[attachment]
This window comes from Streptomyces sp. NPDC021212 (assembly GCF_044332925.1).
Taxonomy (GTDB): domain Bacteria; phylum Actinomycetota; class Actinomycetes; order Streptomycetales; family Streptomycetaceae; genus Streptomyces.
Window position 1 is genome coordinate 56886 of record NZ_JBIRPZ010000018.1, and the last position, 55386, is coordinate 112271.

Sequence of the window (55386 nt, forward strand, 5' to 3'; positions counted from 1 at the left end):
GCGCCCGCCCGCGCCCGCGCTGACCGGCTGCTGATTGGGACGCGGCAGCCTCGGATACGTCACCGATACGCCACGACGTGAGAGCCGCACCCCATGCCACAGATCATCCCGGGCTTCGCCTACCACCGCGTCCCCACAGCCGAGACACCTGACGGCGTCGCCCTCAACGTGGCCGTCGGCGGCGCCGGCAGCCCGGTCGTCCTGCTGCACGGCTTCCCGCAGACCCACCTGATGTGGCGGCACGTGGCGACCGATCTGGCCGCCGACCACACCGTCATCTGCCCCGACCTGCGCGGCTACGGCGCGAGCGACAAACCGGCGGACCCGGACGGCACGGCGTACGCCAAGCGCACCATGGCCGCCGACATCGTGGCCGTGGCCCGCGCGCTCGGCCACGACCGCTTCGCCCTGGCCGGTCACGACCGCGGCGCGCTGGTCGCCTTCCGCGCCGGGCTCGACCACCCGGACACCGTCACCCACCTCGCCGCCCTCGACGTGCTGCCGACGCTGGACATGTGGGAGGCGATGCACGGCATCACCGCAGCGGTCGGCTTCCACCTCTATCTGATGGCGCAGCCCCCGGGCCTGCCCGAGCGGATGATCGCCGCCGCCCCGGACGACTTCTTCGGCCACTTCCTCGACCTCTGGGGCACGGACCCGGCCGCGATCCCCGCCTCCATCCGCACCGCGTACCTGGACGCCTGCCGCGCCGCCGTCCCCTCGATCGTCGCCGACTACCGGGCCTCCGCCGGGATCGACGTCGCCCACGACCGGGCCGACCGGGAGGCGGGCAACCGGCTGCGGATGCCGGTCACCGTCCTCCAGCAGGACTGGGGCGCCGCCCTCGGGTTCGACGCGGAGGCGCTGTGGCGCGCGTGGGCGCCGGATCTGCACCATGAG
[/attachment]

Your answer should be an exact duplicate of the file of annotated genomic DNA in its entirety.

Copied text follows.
This window comes from Streptomyces sp. NPDC021212 (assembly GCF_044332925.1).
Taxonomy (GTDB): domain Bacteria; phylum Actinomycetota; class Actinomycetes; order Streptomycetales; family Streptomycetaceae; genus Streptomyces.
Window position 1 is genome coordinate 56886 of record NZ_JBIRPZ010000018.1, and the last position, 55386, is coordinate 112271.

Sequence of the window (55386 nt, forward strand, 5' to 3'; positions counted from 1 at the left end):
GCGCCCGCCCGCGCCCGCGCTGACCGGCTGCTGATTGGGACGCGGCAGCCTCGGATACGTCACCGATACGCCACGACGTGAGAGCCGCACCCCATGCCACAGATCATCCCGGGCTTCGCCTACCACCGCGTCCCCACAGCCGAGACACCTGACGGCGTCGCCCTCAACGTGGCCGTCGGCGGCGCCGGCAGCCCGGTCGTCCTGCTGCACGGCTTCCCGCAGACCCACCTGATGTGGCGGCACGTGGCGACCGATCTGGCCGCCGACCACACCGTCATCTGCCCCGACCTGCGCGGCTACGGCGCGAGCGACAAACCGGCGGACCCGGACGGCACGGCGTACGCCAAGCGCACCATGGCCGCCGACATCGTGGCCGTGGCCCGCGCGCTCGGCCACGACCGCTTCGCCCTGGCCGGTCACGACCGCGGCGCGCTGGTCGCCTTCCGCGCCGGGCTCGACCACCCGGACACCGTCACCCACCTCGCCGCCCTCGACGTGCTGCCGACGCTGGACATGTGGGAGGCGATGCACGGCATCACCGCAGCGGTCGGCTTCCACCTCTATCTGATGGCGCAGCCCCCGGGCCTGCCCGAGCGGATGATCGCCGCCGCCCCGGACGACTTCTTCGGCCACTTCCTCGACCTCTGGGGCACGGACCCGGCCGCGATCCCCGCCTCCATCCGCACCGCGTACCTGGACGCCTGCCGCGCCGCCGTCCCCTCGATCGTCGCCGACTACCGGGCCTCCGCCGGGATCGACGTCGCCCACGACCGGGCCGACCGGGAGGCGGGCAACCGGCTGCGGATGCCGGTCACCGTCCTCCAGCAGGACTGGGGCGCCGCCCTCGGGTTCGACGCGGAGGCGCTGTGGCGCGCGTGGGCGCCGGATCTGCACCATGAG